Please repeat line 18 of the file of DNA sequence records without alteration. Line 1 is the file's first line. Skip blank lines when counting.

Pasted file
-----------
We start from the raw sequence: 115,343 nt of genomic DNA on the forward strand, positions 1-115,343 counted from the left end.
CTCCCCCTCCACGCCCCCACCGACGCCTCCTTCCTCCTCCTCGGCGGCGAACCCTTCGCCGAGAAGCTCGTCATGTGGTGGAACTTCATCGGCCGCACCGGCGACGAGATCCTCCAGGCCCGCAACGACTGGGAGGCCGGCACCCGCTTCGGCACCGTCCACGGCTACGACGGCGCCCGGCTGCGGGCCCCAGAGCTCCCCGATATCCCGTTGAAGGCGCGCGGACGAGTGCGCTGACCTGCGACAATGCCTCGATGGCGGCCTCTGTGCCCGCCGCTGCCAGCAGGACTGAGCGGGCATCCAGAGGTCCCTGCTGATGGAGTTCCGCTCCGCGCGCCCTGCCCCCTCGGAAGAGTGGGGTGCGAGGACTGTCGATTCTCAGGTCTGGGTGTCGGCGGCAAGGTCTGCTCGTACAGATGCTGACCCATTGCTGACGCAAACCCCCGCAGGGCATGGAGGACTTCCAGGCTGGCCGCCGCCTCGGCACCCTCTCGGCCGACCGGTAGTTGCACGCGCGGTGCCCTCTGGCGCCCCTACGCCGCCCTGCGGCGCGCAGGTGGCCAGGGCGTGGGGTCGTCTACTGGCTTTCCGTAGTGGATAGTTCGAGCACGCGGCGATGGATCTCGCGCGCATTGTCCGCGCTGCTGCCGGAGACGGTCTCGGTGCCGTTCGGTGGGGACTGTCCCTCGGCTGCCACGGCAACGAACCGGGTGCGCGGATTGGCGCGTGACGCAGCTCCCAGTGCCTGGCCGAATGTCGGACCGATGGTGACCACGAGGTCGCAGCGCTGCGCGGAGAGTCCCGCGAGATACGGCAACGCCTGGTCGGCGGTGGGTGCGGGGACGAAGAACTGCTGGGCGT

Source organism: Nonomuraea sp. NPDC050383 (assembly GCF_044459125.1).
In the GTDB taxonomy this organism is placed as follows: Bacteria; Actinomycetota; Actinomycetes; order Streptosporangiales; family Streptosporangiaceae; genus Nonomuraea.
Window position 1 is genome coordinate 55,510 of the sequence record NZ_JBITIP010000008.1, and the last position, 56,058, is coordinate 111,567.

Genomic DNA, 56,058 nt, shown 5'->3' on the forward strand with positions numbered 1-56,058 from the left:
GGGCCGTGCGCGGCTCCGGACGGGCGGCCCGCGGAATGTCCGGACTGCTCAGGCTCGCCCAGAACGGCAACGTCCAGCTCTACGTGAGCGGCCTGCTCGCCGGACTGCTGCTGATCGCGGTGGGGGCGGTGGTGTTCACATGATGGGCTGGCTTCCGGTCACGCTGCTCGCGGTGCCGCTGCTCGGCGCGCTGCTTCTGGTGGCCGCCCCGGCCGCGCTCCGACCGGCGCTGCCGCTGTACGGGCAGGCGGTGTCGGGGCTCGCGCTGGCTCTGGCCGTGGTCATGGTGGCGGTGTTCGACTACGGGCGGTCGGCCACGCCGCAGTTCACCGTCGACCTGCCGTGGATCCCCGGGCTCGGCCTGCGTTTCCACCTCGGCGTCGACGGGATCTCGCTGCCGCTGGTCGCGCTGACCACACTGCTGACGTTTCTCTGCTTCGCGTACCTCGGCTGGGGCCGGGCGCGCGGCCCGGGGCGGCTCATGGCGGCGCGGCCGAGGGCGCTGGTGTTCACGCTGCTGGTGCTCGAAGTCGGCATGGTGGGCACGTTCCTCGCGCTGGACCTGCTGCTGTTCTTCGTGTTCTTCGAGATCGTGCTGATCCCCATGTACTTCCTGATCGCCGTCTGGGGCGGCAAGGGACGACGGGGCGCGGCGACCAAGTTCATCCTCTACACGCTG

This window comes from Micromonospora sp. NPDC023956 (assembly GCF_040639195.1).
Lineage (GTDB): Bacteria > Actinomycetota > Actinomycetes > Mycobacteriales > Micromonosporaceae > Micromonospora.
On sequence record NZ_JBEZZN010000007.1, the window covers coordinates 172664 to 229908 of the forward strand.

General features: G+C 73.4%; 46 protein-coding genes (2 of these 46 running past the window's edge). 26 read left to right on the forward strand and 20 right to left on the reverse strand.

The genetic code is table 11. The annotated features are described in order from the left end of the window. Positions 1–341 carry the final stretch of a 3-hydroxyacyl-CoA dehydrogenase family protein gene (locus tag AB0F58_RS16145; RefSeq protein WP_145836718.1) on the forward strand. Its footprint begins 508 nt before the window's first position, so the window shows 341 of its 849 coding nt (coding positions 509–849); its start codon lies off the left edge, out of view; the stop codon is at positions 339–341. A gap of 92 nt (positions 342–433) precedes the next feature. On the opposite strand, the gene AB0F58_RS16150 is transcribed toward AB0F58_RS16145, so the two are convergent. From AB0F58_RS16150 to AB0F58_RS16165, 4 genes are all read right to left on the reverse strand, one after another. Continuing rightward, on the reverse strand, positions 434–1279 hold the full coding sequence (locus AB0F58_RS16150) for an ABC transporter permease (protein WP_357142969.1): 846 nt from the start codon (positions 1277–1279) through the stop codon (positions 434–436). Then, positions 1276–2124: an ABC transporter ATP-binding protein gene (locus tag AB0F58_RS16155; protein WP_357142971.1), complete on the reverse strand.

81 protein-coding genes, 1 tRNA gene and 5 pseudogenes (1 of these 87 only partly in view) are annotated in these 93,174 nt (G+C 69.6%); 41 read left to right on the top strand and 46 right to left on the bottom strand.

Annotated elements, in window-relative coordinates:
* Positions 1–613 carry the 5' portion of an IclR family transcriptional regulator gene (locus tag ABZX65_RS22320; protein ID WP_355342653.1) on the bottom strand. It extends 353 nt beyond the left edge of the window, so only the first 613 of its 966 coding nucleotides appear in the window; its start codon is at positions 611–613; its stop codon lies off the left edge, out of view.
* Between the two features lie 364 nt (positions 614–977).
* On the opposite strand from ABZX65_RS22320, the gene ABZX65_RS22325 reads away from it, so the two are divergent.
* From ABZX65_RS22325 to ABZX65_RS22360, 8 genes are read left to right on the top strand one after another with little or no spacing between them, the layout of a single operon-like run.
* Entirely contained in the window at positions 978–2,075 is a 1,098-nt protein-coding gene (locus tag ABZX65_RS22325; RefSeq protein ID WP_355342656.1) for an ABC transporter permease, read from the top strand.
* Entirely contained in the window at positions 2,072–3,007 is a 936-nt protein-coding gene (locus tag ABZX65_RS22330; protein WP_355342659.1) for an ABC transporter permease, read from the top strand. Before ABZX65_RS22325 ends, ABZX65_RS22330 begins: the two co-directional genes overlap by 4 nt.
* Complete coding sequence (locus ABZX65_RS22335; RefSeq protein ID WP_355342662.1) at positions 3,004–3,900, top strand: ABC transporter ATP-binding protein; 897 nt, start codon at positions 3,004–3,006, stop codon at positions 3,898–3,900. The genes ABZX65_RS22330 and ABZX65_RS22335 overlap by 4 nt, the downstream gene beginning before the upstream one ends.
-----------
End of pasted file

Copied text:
* From ABZX65_RS22325 to ABZX65_RS22360, 8 genes are read left to right on the top strand one after another with little or no spacing between them, the layout of a single operon-like run.